Limits...
Recurrent advanced colonic cancer occurring 11 years after initial endoscopic piecemeal resection: a case report.

Kishino T, Matsuda T, Sakamoto T, Nakajima T, Taniguchi H, Yamamoto S, Saito Y - BMC Gastroenterol (2010)

Bottom Line: A 65-year-old male was diagnosed with a sigmoid colon lesion following a routine health check-up.The post-resection defect was closed completely using metallic endoclips to avoid delayed bleeding.The recurrent lesion was treated by laparoscopic assisted sigmoidectomy with lymph node dissection.

View Article: PubMed Central - HTML - PubMed

Affiliation: Endoscopy Division, National Cancer Center Hospital, Tokyo, Japan.

ABSTRACT

Background: The high frequency of local recurrence occurring after endoscopic piecemeal resection (EPMR) for large colorectal tumors is a serious problem. However, almost all of these cases of local recurrence can be detected within 1 year and cured by additional endoscopic resection. We report a rare case of recurrent advanced colonic cancer diagnosed 11 years after initial EPMR treatment.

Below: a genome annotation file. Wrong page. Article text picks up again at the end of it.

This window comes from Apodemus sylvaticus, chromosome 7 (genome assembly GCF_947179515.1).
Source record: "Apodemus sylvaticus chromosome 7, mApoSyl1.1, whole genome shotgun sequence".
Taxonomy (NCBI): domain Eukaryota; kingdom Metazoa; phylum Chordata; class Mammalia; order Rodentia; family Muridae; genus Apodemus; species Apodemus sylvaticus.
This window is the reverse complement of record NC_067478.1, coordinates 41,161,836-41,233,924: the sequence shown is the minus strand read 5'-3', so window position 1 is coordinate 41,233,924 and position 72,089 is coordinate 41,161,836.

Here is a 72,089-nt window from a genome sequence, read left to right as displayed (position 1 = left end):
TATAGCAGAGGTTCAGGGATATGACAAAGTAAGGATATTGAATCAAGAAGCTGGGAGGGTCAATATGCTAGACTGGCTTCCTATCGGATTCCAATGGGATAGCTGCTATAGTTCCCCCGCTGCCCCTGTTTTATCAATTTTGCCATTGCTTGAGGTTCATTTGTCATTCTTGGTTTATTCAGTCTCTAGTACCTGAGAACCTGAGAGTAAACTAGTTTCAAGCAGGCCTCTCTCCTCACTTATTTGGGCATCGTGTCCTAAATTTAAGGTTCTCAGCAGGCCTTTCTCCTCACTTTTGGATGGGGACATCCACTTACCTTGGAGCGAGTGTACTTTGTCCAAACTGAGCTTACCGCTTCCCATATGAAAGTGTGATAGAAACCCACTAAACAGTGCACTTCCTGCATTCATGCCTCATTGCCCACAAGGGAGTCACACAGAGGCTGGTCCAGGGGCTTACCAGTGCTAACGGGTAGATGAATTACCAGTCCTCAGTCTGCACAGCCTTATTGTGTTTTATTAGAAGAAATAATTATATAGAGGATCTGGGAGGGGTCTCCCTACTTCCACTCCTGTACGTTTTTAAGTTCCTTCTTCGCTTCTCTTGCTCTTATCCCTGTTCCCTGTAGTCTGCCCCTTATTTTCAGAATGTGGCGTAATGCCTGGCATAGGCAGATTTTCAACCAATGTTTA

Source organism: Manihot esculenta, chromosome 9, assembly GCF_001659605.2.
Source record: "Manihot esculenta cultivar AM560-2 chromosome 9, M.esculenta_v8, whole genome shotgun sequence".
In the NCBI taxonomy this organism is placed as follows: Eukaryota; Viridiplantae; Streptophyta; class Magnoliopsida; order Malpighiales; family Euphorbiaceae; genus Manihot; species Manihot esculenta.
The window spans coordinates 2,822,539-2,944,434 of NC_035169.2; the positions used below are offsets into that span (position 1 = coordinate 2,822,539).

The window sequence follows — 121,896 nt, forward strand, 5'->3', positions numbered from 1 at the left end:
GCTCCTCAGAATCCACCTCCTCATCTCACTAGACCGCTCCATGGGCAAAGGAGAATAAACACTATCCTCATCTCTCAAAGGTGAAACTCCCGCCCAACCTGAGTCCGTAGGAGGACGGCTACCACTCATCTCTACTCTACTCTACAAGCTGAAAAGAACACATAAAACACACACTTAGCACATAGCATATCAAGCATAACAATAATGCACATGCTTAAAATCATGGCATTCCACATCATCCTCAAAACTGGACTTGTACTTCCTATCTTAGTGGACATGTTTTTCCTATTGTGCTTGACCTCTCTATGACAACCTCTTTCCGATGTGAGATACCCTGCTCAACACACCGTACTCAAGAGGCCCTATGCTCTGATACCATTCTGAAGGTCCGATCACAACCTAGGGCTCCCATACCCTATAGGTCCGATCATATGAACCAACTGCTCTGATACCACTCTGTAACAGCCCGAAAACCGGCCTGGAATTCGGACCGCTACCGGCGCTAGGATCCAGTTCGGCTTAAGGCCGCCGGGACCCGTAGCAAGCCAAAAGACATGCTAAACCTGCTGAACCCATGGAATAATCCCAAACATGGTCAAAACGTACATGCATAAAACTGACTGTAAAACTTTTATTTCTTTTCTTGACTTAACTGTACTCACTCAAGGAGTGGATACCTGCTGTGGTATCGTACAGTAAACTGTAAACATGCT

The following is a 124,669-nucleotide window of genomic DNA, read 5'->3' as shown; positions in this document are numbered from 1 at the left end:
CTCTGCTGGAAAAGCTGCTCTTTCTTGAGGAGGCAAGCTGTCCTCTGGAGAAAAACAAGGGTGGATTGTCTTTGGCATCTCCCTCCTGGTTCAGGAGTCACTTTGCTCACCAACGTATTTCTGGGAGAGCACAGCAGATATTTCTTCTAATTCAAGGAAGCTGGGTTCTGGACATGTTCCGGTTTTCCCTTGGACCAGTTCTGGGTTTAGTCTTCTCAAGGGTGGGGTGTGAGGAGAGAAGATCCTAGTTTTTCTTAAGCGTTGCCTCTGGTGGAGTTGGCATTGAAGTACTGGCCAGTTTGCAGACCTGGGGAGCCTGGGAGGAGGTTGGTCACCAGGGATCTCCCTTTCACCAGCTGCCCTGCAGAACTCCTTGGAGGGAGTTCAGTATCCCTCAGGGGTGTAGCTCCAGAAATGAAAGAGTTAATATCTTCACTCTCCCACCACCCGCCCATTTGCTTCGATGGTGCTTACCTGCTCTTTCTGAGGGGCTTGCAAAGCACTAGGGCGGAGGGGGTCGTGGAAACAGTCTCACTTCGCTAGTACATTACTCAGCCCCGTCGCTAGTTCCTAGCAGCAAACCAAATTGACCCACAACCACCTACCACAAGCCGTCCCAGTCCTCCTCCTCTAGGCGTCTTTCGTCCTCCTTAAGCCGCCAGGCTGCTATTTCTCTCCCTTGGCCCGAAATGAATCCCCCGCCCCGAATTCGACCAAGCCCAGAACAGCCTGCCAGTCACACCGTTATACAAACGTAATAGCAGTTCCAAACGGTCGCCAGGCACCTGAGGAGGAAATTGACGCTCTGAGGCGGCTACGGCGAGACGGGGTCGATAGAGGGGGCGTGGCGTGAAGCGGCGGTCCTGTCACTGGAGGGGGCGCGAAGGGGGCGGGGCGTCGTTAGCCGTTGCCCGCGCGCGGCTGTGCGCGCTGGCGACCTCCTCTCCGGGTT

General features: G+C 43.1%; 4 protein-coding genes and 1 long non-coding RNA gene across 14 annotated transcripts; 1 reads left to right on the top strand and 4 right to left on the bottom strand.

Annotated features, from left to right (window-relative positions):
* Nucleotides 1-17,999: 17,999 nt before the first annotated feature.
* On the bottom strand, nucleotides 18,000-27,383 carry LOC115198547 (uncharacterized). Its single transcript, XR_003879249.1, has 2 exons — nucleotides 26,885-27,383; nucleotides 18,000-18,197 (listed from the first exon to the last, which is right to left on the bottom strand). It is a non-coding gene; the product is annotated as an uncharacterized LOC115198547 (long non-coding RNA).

Case presentation: A 65-year-old male was diagnosed with a sigmoid colon lesion following a routine health check-up. Total colonoscopy revealed a 12 mm type 0-Is lesion in the sigmoid colon, which was diagnosed as an adenoma or intramucosal cancer and treated by EPMR in 1996. The post-resection defect was closed completely using metallic endoclips to avoid delayed bleeding. In 2007, at the third follow up, colonoscopy revealed a 20 mm submucosal tumor (SMT) like recurrence at the site of the previous EPMR. The recurrent lesion was treated by laparoscopic assisted sigmoidectomy with lymph node dissection.